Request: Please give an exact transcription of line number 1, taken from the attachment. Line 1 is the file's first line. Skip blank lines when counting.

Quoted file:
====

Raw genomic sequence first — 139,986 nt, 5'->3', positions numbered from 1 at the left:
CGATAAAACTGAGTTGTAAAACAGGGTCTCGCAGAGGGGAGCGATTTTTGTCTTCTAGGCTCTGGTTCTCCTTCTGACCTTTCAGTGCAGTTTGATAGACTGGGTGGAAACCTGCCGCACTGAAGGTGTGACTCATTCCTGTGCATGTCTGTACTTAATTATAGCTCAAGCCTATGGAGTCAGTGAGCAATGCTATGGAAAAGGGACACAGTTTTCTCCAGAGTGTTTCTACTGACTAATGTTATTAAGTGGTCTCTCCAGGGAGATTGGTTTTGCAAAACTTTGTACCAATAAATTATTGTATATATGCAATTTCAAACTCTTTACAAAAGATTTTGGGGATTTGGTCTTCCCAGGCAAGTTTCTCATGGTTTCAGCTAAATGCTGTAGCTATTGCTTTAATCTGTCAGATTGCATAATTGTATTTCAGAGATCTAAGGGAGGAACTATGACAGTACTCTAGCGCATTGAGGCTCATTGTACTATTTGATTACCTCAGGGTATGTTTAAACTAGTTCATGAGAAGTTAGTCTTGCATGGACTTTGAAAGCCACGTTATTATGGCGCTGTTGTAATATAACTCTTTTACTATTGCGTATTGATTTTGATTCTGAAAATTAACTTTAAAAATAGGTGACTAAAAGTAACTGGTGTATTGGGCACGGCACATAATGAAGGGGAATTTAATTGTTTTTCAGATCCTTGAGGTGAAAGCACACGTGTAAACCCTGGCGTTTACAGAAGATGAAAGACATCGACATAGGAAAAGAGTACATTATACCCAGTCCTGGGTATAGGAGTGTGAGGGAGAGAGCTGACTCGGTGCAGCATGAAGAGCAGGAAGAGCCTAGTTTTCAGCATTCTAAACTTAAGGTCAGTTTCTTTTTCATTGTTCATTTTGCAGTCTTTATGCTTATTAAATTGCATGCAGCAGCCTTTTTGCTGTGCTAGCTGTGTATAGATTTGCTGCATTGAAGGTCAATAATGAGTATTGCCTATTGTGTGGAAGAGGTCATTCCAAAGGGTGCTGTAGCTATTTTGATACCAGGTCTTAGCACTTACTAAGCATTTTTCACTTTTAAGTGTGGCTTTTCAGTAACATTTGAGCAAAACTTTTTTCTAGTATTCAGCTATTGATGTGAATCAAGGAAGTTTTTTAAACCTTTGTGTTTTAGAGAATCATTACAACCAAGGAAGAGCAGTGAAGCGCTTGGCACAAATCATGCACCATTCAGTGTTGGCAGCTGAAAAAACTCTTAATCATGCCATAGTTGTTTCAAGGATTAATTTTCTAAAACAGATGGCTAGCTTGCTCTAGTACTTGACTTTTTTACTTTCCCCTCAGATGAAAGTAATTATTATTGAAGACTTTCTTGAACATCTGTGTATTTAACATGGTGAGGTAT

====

Raw genomic sequence first — 139,986 nt, 5'->3', positions numbered from 1 at the left: